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MIT student voting rates climb to nearly 40 percent

New technologies and campus engagement helped to spur a 26.4 percent increase in voting rates from 2014 to 2018.
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The MIT Vote-a-saurus in Lobby 7 helped encourage students to register to vote.
The MIT Vote-a-saurus in Lobby 7 helped encourage students to register to vote.
Photo: Danny Becker

MIT students are rocking the vote more and more. The student voting rate on campus was up in last year’s general election, increasing to an average of 39.7 percent in 2018 from an average rate of 13.2 percent in 2014.

The data come from a report from the National Study of Learning, Voting, and Engagement, conducted by the Institute for Democracy and Higher Education at Tufts University’s Tisch College of Civic Life.

The study shows that nationwide, voting rates in local, state, and nationwide elections at participating college campuses doubled, on average, compared to the previous 2014 midterm election. In 2018, the average institutional voting rate among campuses in the study was 39.1 percent, nearly 20 percentage points higher than 2014’s average turnout rate of 19.7 percent. Turnout increases were widespread, with virtually all campuses seeing an increase over 2014.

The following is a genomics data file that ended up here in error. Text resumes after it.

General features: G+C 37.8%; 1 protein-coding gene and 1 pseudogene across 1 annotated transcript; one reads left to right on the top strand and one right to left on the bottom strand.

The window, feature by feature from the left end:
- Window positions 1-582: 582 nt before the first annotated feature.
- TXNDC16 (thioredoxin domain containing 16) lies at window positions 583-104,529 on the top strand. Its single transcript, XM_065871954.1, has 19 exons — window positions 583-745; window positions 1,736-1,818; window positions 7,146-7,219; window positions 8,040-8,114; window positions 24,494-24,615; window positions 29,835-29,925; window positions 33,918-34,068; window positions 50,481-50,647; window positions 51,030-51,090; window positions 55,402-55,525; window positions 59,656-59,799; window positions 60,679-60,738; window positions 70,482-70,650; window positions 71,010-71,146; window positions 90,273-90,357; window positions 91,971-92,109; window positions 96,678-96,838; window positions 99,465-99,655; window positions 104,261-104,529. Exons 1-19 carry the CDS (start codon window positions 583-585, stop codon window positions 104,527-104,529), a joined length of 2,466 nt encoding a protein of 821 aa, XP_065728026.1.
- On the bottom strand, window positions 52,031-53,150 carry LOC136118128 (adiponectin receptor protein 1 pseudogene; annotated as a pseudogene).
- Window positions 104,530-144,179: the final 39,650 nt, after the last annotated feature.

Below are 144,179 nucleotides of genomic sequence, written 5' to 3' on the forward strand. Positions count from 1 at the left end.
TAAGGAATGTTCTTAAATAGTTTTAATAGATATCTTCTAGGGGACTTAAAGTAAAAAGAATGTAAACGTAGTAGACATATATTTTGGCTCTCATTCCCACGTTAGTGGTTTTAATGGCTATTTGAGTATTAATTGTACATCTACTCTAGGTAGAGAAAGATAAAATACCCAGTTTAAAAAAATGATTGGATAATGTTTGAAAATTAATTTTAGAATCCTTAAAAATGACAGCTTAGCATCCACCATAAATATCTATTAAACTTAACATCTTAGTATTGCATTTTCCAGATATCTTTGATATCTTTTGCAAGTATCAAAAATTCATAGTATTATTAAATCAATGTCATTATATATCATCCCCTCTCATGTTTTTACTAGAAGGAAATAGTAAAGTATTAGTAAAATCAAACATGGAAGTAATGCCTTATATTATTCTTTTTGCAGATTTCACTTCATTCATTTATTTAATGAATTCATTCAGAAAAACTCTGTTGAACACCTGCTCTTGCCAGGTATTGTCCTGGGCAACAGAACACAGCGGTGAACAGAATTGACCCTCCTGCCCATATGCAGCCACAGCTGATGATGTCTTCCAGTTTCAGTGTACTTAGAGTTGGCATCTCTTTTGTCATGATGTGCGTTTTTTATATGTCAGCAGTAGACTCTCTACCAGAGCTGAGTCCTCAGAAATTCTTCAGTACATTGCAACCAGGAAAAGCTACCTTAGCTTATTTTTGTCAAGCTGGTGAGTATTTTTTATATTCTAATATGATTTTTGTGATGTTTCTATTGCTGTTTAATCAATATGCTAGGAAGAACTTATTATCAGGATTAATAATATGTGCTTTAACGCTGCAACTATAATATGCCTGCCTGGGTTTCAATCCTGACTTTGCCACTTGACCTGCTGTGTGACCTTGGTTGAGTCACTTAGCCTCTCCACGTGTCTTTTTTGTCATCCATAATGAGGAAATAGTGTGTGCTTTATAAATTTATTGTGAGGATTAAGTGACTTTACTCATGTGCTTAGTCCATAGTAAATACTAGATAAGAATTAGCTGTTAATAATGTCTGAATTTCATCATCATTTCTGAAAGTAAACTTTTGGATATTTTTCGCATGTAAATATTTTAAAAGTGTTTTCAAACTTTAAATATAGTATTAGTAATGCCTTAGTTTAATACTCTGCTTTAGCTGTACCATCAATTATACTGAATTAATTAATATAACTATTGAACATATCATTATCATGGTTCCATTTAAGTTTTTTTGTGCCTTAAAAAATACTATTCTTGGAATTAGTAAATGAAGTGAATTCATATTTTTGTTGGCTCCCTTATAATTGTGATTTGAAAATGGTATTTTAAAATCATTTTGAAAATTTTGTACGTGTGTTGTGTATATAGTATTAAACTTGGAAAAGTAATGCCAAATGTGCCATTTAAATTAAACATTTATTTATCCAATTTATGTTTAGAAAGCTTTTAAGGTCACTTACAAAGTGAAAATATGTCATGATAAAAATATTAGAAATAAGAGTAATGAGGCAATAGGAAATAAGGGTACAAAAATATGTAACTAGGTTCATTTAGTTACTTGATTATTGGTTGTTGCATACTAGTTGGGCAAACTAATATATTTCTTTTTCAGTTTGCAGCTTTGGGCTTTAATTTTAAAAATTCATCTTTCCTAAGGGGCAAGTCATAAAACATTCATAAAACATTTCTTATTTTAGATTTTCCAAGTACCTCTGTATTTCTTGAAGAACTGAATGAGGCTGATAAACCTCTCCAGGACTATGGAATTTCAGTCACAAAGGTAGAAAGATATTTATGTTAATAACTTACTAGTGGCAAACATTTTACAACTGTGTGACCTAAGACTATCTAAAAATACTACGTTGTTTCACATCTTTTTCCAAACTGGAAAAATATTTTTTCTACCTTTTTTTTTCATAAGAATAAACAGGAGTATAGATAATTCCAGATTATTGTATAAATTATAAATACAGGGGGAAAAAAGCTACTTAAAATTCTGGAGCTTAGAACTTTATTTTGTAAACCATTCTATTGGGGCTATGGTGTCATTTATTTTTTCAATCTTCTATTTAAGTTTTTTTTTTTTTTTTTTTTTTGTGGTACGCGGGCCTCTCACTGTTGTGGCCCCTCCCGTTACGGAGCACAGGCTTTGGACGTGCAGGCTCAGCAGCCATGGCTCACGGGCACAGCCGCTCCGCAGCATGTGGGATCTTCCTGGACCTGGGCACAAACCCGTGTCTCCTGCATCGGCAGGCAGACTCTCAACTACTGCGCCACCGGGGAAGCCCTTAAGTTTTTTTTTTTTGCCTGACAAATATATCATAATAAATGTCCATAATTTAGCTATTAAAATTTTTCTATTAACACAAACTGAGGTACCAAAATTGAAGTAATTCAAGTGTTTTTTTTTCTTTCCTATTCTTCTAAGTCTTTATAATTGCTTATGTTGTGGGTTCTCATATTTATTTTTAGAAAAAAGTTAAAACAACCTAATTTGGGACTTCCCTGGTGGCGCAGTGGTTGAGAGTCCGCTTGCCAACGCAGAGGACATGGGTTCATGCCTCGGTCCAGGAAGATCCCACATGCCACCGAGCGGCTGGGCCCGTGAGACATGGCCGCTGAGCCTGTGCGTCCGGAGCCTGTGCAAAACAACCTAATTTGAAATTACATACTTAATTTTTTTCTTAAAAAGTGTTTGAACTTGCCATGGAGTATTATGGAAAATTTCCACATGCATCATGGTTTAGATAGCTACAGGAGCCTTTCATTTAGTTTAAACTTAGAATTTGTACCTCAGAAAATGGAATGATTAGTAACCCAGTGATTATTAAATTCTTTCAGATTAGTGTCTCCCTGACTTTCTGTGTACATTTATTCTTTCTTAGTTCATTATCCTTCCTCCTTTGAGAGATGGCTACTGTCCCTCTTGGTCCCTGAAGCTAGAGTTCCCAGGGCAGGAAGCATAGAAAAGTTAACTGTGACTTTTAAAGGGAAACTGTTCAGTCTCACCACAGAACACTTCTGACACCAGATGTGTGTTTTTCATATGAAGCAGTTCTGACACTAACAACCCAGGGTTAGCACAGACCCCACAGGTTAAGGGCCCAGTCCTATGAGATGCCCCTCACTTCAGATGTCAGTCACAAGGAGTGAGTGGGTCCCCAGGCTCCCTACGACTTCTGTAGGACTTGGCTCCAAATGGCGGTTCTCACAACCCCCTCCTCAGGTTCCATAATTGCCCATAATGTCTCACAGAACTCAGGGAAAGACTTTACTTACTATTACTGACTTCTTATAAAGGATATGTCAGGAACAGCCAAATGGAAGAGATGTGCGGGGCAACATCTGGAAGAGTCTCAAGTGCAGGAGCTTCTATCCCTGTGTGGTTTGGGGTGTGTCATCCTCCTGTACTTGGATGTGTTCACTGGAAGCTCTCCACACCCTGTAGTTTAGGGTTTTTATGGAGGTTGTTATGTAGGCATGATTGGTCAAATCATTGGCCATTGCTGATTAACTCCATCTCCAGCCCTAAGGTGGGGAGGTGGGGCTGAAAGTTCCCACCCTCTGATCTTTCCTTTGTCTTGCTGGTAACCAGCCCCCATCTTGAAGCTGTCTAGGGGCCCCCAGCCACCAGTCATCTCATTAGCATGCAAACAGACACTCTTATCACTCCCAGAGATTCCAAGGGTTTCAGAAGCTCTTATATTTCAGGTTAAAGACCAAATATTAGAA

“MITVote’s outreach efforts, including a presence at every major orientation event, have really paid off in creating a community that sees the importance of voting specifically, and civic engagement in general,” says Danny Becker, PKG Center for Public Service (PKG Center) programs coordinator and MITVote’s advisor. “TurboVote has been a wonderful resource for MITvote as it supports students from every state in being able to register,” adds Becker.

The TurboVote app, developed by Democracy Works, a nonpartisan, nonprofit organization, is an online service that helps students to easily register and vote in every local, state, and national election.

Getting TurboVote into place at MIT was made possible through a collaborative effort by the PKG Center, the Registrar’s Office, the Division of Student Life, the Office of the Chancellor, Information Systems and Technology, and undergraduate and graduate student leadership. (An MIT Admissions blog entry recounts the effort in detail.)

“We’re excited more MIT students are stepping up to drive change in their communities through voting,” says Jill Bassett, newly appointed associate dean and director of the PKG Center. “Tripling our voting rate reflects a lot of hard work and hours of tabling by students and staff, thousands of stickers, and at least one inflatable dinosaur.”

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